Leaders of Durham County Council have decided to join the North East’s other six councils in a new regional devolution deal, according to media reports today. But the news met with a furious reaction from the council’s Labour opposition, and a deal, whether with six councils or seven, remains far from certain.
The announcement by Councillor Amanda Hopgood, Liberal Democrat leader of the coalition running the council, that Durham will seek to join a regional deal comes after more than 18 months of uncertainty about the council’s intentions since this website reported in March 2021 that a go-it-alone county deal was one of the options being considered.
Councillor Hopgood, in a statement reported by both Chronicle Live and the Northern Echo today, confirmed the decision to join the other six councils in Northumberland and Tyne & Wear (the LA6) in an expanded so-called LA7 deal.
In a statement quoted by both papers, Councillor Hopgood said: ‘“As requested by the government, we have sent a letter to the Secretary of State to confirm that in principle, we have decided to join the LA6 deal along with the other local authorities in the North East, and agree an LA7 devolution arrangement. We now look forward to working with colleagues to deliver a devolution deal that will benefit residents throughout the region.
‘This approach makes good political and practical sense, and the regional model is also a route that has the backing of business. A wider deal will benefit from adding volume to a louder North East voice. There will now be further discussions with colleagues in the North East and government.’
Durham’s announcement is not, however, the end of the matter. Councillor Carl Marshall, leader of the Labour opposition on the council, said: ‘In a lengthy list of shameful regressive decisions from the shambolic coalition running Durham County Council, this is perhaps the worst.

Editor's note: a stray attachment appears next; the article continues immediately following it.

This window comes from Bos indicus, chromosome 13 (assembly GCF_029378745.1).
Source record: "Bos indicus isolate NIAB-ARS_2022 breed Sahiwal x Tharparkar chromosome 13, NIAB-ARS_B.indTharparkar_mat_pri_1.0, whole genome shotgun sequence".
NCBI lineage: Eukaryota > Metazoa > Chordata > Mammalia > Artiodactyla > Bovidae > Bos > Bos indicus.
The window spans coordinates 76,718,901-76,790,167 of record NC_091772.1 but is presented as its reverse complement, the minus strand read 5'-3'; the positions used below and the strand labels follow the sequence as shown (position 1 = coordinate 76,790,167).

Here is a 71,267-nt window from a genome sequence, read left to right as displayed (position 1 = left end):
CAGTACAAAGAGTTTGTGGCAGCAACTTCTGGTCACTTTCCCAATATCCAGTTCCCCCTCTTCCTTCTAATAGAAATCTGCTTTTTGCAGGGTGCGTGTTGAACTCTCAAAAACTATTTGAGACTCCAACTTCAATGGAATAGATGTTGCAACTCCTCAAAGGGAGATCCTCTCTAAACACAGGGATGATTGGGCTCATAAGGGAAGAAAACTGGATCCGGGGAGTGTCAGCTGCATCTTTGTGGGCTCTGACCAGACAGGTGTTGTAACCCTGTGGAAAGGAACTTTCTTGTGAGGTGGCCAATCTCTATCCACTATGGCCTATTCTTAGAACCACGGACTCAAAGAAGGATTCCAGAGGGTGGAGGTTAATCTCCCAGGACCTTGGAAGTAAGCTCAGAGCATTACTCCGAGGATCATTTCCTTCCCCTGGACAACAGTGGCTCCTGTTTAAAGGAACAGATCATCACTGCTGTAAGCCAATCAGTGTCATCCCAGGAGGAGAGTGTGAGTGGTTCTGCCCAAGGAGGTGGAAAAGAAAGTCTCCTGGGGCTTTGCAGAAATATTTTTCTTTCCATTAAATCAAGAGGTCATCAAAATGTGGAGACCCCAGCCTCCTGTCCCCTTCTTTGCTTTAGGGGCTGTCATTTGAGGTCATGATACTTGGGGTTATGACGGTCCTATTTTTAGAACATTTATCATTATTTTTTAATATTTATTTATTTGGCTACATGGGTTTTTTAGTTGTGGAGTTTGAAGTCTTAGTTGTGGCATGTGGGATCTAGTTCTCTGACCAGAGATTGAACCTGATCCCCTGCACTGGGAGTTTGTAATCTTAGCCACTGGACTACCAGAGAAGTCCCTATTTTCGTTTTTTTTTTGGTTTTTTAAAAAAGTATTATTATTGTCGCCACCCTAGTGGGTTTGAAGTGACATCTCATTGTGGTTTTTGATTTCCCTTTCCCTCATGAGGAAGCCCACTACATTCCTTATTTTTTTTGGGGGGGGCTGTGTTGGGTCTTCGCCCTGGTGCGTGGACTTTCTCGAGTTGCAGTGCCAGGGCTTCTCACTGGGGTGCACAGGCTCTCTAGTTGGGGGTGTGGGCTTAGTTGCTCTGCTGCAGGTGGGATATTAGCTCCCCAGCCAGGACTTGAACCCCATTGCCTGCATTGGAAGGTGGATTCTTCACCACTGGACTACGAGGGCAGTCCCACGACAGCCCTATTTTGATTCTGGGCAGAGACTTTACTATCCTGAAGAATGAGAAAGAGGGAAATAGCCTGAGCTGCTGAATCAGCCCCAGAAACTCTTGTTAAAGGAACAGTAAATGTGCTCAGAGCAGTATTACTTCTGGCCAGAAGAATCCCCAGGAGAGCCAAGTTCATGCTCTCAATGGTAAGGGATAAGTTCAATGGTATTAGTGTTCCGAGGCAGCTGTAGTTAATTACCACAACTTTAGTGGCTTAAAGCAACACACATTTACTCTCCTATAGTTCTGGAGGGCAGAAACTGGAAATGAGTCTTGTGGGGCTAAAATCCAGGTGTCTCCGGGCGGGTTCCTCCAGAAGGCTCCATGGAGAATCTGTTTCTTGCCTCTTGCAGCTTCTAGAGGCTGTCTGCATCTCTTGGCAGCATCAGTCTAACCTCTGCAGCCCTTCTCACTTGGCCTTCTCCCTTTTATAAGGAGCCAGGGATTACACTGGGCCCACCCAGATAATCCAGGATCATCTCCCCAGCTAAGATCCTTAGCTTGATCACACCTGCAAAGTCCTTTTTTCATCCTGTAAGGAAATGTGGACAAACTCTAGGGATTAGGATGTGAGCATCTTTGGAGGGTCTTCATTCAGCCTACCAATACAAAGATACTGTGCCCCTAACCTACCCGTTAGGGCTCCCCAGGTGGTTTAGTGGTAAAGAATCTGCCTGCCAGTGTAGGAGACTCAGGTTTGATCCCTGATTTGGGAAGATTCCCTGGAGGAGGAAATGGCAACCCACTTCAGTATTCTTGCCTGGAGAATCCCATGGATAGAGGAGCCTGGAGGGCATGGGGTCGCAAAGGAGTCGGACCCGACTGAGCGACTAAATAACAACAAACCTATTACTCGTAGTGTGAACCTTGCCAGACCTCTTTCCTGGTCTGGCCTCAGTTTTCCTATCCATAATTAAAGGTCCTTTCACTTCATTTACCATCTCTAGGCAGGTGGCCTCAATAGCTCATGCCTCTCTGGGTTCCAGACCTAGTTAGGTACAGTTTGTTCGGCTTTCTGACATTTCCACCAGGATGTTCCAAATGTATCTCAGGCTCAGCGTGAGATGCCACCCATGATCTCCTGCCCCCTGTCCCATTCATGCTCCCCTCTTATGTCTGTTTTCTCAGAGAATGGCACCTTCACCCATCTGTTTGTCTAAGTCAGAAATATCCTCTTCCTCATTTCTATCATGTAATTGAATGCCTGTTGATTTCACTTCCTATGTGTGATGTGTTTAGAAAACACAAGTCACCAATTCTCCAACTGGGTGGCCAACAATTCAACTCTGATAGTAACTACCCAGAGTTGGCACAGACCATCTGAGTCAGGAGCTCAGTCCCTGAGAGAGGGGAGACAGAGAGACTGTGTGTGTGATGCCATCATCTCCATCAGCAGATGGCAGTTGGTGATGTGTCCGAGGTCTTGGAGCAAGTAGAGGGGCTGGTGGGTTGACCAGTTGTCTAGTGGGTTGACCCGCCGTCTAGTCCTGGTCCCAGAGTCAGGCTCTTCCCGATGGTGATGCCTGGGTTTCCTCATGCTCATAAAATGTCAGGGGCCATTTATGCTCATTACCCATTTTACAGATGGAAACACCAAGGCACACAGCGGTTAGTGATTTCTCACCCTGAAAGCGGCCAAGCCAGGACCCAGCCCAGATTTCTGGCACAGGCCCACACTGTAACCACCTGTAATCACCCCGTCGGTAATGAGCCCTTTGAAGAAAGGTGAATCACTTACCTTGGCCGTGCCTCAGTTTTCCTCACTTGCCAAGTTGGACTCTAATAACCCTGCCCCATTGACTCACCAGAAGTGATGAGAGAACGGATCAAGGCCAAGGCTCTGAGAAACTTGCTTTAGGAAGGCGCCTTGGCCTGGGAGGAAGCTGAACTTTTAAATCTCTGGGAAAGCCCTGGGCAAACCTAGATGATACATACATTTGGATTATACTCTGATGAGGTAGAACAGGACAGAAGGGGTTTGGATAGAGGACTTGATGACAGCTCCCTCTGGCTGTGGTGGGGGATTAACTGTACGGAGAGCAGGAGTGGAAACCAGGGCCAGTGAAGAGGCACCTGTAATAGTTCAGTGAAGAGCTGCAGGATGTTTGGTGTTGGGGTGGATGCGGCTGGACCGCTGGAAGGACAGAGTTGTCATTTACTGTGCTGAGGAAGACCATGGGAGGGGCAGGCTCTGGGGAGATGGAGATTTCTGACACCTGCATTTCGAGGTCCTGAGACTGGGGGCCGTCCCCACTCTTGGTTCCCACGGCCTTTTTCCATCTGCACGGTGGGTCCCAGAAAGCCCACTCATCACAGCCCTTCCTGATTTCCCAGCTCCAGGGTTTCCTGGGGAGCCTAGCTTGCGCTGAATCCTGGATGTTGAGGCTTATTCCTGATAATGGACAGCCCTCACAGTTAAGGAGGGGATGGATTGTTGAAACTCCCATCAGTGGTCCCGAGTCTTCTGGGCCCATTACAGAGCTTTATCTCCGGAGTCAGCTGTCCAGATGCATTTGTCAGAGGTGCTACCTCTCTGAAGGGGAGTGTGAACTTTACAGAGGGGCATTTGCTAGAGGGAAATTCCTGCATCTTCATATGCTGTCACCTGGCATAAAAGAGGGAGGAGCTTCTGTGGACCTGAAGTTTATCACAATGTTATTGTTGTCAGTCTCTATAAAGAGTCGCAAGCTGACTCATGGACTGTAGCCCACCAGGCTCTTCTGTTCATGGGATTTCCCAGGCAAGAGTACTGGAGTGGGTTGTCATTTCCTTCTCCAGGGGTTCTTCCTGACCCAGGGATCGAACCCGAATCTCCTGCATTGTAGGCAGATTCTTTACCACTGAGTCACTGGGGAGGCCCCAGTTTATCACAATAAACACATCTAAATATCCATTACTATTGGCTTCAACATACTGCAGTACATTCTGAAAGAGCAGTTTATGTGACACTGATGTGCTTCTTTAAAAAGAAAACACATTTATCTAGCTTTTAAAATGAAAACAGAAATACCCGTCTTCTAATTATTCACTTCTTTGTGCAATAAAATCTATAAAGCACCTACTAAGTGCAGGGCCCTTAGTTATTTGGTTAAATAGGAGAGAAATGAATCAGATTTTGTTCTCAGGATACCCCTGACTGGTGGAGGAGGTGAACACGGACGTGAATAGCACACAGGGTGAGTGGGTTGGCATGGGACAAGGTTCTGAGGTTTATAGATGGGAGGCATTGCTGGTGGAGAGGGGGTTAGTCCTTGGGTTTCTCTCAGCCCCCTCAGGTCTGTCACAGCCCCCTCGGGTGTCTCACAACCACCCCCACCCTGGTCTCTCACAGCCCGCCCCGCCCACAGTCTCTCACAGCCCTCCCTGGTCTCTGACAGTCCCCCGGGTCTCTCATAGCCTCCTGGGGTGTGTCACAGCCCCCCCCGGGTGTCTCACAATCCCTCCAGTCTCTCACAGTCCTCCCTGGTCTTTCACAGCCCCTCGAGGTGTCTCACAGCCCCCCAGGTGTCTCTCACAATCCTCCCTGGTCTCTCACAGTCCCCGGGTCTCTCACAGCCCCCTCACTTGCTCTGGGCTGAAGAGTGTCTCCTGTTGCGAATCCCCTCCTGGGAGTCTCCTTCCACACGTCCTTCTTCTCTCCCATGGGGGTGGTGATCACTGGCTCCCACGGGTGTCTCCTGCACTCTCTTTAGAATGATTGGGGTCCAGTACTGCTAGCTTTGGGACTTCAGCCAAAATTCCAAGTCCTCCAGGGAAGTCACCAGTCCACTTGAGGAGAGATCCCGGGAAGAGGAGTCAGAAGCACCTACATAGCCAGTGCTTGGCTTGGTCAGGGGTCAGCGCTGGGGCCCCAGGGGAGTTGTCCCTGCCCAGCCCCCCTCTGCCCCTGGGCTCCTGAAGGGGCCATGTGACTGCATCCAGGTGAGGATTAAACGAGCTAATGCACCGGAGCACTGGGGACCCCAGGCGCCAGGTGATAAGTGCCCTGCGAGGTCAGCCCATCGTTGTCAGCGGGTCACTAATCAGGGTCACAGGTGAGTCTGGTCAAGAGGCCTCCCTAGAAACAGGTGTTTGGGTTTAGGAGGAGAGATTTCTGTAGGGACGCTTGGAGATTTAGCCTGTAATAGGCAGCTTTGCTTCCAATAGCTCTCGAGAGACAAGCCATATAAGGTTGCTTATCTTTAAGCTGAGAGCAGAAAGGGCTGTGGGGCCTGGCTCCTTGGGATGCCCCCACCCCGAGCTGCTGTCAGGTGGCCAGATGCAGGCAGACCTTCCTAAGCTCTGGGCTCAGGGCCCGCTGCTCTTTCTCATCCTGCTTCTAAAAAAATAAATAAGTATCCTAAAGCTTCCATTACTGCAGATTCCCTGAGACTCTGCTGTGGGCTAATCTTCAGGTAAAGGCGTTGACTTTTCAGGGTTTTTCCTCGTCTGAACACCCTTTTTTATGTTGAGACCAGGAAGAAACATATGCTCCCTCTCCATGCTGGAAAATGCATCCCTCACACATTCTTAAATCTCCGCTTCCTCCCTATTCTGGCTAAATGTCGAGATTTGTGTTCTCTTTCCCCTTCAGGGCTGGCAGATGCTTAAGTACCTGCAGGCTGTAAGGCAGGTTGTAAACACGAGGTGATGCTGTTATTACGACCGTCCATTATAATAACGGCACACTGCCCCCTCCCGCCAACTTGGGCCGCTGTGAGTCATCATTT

‘County Durham had within our grasp, a once in a generation opportunity to become masters of our own destiny, set our own priorities, address the decline of public services as this Tory government – enabled by LibDems – drained over quarter of a billion pounds from our budget…but no, just like the decision to reject the regeneration of Aykley Heads to attract business, this Coalition attaches yet another enormous anchor to the growth prospects of our county.
‘Labour fervently backed the county deal. We asked residents, and of 623 respondents, 84% said they wanted a county deal. Once again, residents are not just ignored by the Coalition, they didn’t even give them any of the options.
‘The other six authorities in the North East devolution deal have already stated that County Durham’s delaying and dithering means it will miss out on over £140m in public transport funding – money that we would have received had we gone it alone.’
According to the Local Democracy Reporting Service in ChronicleLive, the Labour leaders of the five Tyne & Wear councils, whose agreement would be needed for Durham to join a deal, might yet decide to back their Durham party colleagues and withhold consent.
Today’s Durham announcement is a welcome step forward but only one step. This website takes no view on whether Durham should seek its own deal or join a wider regional deal, but it does take the view that one way or another a deal or deals should be done. The North East is missing out on funding opportunities for its economy and showing itself up to be a divided and squabbling region obsessed with its petty local politics.
It is only a week since this website reported a warning by academics at Northumbria University that fragmented leadership was holding the region back. Today shows how right they were. Ministers will not be encouraged a to sign a deal with a region that does not show itself to be in wholehearted and united support.
The region’s parochial and bickering council leaders must not scupper an agreement again, as they did in 2016, splitting the North East economy along the line of the Tyne and costing the region hundreds of millions of pounds as well as additional devolved powers.
Councillor Marshall says that Durham Labour Party asked residents for their views and out of 623 respondents 84% wanted a county deal. Durham residents were also consulted in 2016 on a previous devolution offer, on that occasion by the county council. There were 81,964 respondents, of whom 59.5% thought devolving some power and resources to the North East would be a step in the right direction, with 14.9% against. But Durham’s Labour leader at the time voted against the deal anyway.